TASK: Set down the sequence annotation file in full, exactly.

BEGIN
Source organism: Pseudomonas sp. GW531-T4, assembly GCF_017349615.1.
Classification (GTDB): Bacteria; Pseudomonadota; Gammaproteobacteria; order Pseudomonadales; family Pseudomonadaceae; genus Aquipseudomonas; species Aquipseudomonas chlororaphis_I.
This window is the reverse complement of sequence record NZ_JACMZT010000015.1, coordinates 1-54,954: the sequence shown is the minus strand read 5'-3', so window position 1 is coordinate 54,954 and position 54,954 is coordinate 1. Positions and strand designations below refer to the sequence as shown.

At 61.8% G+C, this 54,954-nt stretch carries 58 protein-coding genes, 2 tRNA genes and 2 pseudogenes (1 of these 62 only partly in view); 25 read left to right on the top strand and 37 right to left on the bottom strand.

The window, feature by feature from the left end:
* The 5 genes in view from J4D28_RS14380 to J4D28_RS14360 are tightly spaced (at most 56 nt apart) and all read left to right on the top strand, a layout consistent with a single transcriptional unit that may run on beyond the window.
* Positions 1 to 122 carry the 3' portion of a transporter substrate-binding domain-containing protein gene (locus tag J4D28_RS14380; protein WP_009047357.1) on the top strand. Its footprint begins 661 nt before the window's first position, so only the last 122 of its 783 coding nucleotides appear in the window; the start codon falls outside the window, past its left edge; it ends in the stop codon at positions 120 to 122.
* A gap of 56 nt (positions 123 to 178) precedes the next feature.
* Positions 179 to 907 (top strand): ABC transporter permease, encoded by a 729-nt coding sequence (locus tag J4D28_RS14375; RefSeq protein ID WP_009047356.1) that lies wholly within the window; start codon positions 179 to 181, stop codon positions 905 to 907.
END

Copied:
Source organism: Pseudomonas sp. GW531-T4, assembly GCF_017349615.1.
Classification (GTDB): Bacteria; Pseudomonadota; Gammaproteobacteria; order Pseudomonadales; family Pseudomonadaceae; genus Aquipseudomonas; species Aquipseudomonas chlororaphis_I.
This window is the reverse complement of sequence record NZ_JACMZT010000015.1, coordinates 1-54,954: the sequence shown is the minus strand read 5'-3', so window position 1 is coordinate 54,954 and position 54,954 is coordinate 1. Positions and strand designations below refer to the sequence as shown.

At 61.8% G+C, this 54,954-nt stretch carries 58 protein-coding genes, 2 tRNA genes and 2 pseudogenes (1 of these 62 only partly in view); 25 read left to right on the top strand and 37 right to left on the bottom strand.

The window, feature by feature from the left end:
* The 5 genes in view from J4D28_RS14380 to J4D28_RS14360 are tightly spaced (at most 56 nt apart) and all read left to right on the top strand, a layout consistent with a single transcriptional unit that may run on beyond the window.
* Positions 1 to 122 carry the 3' portion of a transporter substrate-binding domain-containing protein gene (locus tag J4D28_RS14380; protein WP_009047357.1) on the top strand. Its footprint begins 661 nt before the window's first position, so only the last 122 of its 783 coding nucleotides appear in the window; the start codon falls outside the window, past its left edge; it ends in the stop codon at positions 120 to 122.
* A gap of 56 nt (positions 123 to 178) precedes the next feature.
* Positions 179 to 907 (top strand): ABC transporter permease, encoded by a 729-nt coding sequence (locus tag J4D28_RS14375; RefSeq protein ID WP_009047356.1) that lies wholly within the window; start codon positions 179 to 181, stop codon positions 905 to 907.